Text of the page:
The last six weeks or so have been heavy with the weight of my world on my shoulders. It has probably been the most challenging time in my year and a half of marriage (not because of my wife), and probably the most stressful time for me since March 2006, when the Sheaf "Capitalist Piglet" debacle and an issue with a professor sapped most of my energy away for the month. This time, the issues have been with the school, its financial future, and our future at the school. We have had to ask some really hard questions, and receive some answers that are even more difficult to hear, and I have allowed it to sit there, taking away my time and energy and life. But something changed last Friday, and I feel like a new person now; rather, I feel like the person I have wanted to be. I have started putting in processes to ensure that I am not "living" my job, and to protect myself and my family. It seems like the worst of it has gone by, and at least for the next few months that I (we) will be able to settle into a routine again. There is still a lot of work ahead, but I think it will be manageable and enjoyable. Life goes on, and so do we.

Friday, January 22, 2010

Review: Avatar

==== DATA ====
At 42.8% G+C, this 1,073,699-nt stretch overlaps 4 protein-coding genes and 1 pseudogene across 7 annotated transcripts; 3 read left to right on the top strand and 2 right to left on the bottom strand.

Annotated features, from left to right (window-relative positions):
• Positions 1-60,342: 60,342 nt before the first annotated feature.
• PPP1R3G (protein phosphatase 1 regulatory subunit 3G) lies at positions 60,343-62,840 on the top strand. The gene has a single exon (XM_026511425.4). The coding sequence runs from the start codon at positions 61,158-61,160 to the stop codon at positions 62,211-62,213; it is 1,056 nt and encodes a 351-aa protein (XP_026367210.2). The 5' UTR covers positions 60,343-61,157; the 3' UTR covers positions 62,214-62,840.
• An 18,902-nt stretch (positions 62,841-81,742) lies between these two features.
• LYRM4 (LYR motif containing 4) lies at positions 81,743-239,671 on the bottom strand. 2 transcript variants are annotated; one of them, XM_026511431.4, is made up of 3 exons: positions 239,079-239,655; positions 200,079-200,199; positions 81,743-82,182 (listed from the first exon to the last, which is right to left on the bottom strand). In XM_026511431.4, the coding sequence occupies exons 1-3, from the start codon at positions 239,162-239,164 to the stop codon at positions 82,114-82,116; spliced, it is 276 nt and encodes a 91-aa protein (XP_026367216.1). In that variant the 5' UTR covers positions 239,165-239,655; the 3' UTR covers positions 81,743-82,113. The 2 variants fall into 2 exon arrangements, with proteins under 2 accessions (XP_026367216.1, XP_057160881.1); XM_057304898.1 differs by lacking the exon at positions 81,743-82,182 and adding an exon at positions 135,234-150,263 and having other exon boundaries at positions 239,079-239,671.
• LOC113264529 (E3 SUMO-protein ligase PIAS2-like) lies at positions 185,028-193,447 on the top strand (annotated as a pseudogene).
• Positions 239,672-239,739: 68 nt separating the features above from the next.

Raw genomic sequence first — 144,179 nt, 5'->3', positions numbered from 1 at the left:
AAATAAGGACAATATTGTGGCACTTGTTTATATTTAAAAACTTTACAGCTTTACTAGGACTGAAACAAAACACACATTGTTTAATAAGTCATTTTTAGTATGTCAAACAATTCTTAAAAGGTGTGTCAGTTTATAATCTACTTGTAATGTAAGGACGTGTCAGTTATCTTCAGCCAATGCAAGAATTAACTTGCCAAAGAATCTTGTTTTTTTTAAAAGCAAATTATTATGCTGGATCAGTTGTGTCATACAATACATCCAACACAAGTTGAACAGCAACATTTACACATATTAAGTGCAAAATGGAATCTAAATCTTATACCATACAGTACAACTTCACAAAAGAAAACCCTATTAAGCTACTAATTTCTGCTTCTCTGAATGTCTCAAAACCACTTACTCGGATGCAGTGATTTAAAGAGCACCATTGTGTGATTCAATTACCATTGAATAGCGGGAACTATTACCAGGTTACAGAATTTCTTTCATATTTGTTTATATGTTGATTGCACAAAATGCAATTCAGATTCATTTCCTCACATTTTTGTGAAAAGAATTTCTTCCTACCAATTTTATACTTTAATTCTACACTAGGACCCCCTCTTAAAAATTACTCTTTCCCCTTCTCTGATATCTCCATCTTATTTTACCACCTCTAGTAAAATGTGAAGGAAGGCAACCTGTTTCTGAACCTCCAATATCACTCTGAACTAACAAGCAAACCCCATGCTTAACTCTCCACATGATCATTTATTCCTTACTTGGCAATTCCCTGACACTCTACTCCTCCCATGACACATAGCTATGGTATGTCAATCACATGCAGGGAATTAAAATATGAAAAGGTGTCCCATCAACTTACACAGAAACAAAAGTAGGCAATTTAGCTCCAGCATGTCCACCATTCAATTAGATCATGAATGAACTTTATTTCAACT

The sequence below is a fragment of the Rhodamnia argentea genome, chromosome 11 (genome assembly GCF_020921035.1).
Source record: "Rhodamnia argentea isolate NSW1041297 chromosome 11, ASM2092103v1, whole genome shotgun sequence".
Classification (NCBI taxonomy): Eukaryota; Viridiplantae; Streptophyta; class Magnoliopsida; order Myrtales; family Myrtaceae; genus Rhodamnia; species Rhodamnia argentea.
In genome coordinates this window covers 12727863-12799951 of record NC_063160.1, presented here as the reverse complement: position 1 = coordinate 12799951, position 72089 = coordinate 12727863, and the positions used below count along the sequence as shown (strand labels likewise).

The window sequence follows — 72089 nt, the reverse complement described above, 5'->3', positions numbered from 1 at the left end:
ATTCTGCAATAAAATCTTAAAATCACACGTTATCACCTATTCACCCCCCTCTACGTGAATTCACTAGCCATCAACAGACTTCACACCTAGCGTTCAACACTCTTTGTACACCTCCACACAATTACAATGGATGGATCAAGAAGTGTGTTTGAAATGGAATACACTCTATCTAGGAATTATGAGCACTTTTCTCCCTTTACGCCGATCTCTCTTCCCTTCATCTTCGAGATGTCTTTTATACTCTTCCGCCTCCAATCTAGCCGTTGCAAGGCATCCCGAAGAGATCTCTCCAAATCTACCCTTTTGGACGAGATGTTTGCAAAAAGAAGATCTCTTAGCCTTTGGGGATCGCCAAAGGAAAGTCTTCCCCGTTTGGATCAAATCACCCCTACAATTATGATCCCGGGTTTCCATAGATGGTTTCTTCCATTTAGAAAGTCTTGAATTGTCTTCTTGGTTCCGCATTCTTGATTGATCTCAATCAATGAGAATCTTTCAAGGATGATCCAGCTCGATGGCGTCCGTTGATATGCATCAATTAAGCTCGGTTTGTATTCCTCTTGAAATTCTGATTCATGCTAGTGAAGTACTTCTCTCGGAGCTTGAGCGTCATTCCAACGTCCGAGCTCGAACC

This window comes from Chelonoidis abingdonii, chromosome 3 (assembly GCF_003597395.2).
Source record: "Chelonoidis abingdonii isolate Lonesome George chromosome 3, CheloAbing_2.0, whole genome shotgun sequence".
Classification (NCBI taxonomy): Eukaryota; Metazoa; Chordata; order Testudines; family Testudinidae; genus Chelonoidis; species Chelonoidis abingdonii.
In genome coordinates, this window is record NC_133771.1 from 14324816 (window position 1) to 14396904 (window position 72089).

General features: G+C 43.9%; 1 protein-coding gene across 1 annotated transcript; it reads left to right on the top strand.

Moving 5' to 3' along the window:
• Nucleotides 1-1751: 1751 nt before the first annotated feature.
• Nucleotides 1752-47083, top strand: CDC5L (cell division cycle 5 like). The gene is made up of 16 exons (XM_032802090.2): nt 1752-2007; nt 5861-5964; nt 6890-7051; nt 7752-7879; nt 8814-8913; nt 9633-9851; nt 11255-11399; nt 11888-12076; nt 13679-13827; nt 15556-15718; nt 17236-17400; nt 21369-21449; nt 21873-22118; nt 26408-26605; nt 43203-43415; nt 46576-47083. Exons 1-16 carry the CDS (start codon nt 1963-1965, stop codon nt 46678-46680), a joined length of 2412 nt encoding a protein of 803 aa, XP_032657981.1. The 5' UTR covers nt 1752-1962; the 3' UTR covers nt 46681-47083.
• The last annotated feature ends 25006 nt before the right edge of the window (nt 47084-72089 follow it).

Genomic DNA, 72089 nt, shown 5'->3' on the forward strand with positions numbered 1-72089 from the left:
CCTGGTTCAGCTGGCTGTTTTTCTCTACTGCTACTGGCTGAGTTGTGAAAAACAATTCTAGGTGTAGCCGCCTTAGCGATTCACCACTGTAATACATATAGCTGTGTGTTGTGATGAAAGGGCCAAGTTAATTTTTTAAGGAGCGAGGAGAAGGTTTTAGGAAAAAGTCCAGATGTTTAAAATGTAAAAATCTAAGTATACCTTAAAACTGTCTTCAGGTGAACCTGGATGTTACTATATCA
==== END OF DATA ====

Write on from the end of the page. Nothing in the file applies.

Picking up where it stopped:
I saw Avatar two weeks ago, but I have postponed writing a review on the movie mainly because I have not figured out how to review it. As a film, it's pretty terrible: the characters are flat, the plot is recycled, the themes are exhausted and repetitive, and the imagery is painfully obvious. As a movie, it is spectacular in the sense that it is a spectacle, and there has been nothing like it. It is a must-see movie for the experience of the visuals, and it has set a new standard for visual effects. It is an immersive movie, though paradoxically not a very memorable one; many of the scenes carry a sense of awe and wonder, but leave little impression of the actual occurrence of events. Avatar is a movie that will serve as a divide for decades: there were movies before Avatar, and movies after Avatar, and it is now a watershed movie. For the record, there have been a few in my film-watching lifetime, which for better or worse have made a huge impact not only on movies but on popular culture as a whole: Jurassic Park, Schindler's List, Pulp Fiction, Braveheart, Titanic, The Matrix, Lord of the Rings, and The Dark Knight. It is likely that it will continue to receive accolades, both critical and commercial - soon surpassing Titanic on all box-office charts (though it only ranks in the low twenties if inflation is calculated) - and possibly be named Best Picture at the Academy Awards. It certainly is the most significant, and the most memorable, but it is the kind of movie that the Oscars will fawn over just to place it in the canon of "Best Pictures". Like Titanic before it, it may fade and become a pop-cultural phenomenon in the past, overshadowed by other, more meaningful movies released in its proximity. It may be treated differently because it is a fantasy (masquerading as science fiction), rather than a drama, and fans of that genre tend to be more obsessive about their movies. (I would not be surprised to find out that the book on the Na'vi they showed in the movie is already in the publishing works.) But despite its follies, it is an amazing spectacle, and one that I may well see again in theatres. There are not many movies that inspire me to spend $15 per ticket, especially twice, but this may be one of them. Kudos to James Cameron for again turning schlock into gold, and making even the most cynical critics experience the power of the cinema anew.